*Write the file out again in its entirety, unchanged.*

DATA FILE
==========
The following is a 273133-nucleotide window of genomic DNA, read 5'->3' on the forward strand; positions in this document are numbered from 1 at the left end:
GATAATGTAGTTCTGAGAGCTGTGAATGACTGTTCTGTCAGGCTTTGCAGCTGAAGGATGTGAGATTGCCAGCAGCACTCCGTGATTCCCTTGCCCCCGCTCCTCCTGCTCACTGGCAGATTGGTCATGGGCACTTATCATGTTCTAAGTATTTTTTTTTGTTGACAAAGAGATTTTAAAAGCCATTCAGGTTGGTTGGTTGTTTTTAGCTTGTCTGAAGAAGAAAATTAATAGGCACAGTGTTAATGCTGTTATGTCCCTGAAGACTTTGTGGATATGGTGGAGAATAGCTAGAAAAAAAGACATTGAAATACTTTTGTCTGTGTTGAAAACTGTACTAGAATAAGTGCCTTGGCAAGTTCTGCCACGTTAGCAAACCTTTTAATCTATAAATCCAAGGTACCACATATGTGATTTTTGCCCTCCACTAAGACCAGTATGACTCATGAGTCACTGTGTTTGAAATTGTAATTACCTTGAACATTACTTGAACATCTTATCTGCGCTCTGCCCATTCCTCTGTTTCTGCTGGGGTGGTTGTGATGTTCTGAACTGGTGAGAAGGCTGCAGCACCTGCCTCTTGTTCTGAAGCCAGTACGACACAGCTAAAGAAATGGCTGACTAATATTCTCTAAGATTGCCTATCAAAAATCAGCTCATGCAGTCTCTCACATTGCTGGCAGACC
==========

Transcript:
The following is a 273133-nucleotide window of genomic DNA, read 5'->3' on the forward strand; positions in this document are numbered from 1 at the left end:
GATAATGTAGTTCTGAGAGCTGTGAATGACTGTTCTGTCAGGCTTTGCAGCTGAAGGATGTGAGATTGCCAGCAGCACTCCGTGATTCCCTTGCCCCCGCTCCTCCTGCTCACTGGCAGATTGGTCATGGGCACTTATCATGTTCTAAGTATTTTTTTTTGTTGACAAAGAGATTTTAAAAGCCATTCAGGTTGGTTGGTTGTTTTTAGCTTGTCTGAAGAAGAAAATTAATAGGCACAGTGTTAATGCTGTTATGTCCCTGAAGACTTTGTGGATATGGTGGAGAATAGCTAGAAAAAAAGACATTGAAATACTTTTGTCTGTGTTGAAAACTGTACTAGAATAAGTGCCTTGGCAAGTTCTGCCACGTTAGCAAACCTTTTAATCTATAAATCCAAGGTACCACATATGTGATTTTTGCCCTCCACTAAGACCAGTATGACTCATGAGTCACTGTGTTTGAAATTGTAATTACCTTGAACATTACTTGAACATCTTATCTGCGCTCTGCCCATTCCTCTGTTTCTGCTGGGGTGGTTGTGATGTTCTGAACTGGTGAGAAGGCTGCAGCACCTGCCTCTTGTTCTGAAGCCAGTACGACACAGCTAAAGAAATGGCTGACTAATATTCTCTAAGATTGCCTATCAAAAATCAGCTCATGCAGTCTCTCACATTGCTGGCAGACC